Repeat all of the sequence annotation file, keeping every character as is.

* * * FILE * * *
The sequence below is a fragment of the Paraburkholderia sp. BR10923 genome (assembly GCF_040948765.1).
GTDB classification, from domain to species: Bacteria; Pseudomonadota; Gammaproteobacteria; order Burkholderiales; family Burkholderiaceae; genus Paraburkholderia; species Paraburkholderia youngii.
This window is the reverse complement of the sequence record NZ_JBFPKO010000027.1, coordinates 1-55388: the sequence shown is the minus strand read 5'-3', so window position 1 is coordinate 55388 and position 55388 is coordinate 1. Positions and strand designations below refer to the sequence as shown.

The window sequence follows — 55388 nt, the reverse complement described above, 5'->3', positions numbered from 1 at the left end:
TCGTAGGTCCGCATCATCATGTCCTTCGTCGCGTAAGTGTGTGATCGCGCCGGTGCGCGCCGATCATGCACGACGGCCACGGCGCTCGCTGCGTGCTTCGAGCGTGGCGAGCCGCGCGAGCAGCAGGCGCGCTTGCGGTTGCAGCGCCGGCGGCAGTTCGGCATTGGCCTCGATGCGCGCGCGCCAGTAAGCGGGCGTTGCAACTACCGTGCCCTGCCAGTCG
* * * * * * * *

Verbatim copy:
The sequence below is a fragment of the Paraburkholderia sp. BR10923 genome (assembly GCF_040948765.1).
GTDB classification, from domain to species: Bacteria; Pseudomonadota; Gammaproteobacteria; order Burkholderiales; family Burkholderiaceae; genus Paraburkholderia; species Paraburkholderia youngii.
This window is the reverse complement of the sequence record NZ_JBFPKO010000027.1, coordinates 1-55388: the sequence shown is the minus strand read 5'-3', so window position 1 is coordinate 55388 and position 55388 is coordinate 1. Positions and strand designations below refer to the sequence as shown.

The window sequence follows — 55388 nt, the reverse complement described above, 5'->3', positions numbered from 1 at the left end:
TCGTAGGTCCGCATCATCATGTCCTTCGTCGCGTAAGTGTGTGATCGCGCCGGTGCGCGCCGATCATGCACGACGGCCACGGCGCTCGCTGCGTGCTTCGAGCGTGGCGAGCCGCGCGAGCAGCAGGCGCGCTTGCGGTTGCAGCGCCGGCGGCAGTTCGGCATTGGCCTCGATGCGCGCGCGCCAGTAAGCGGGCGTTGCAACTACCGTGCCCTGCCAGTCG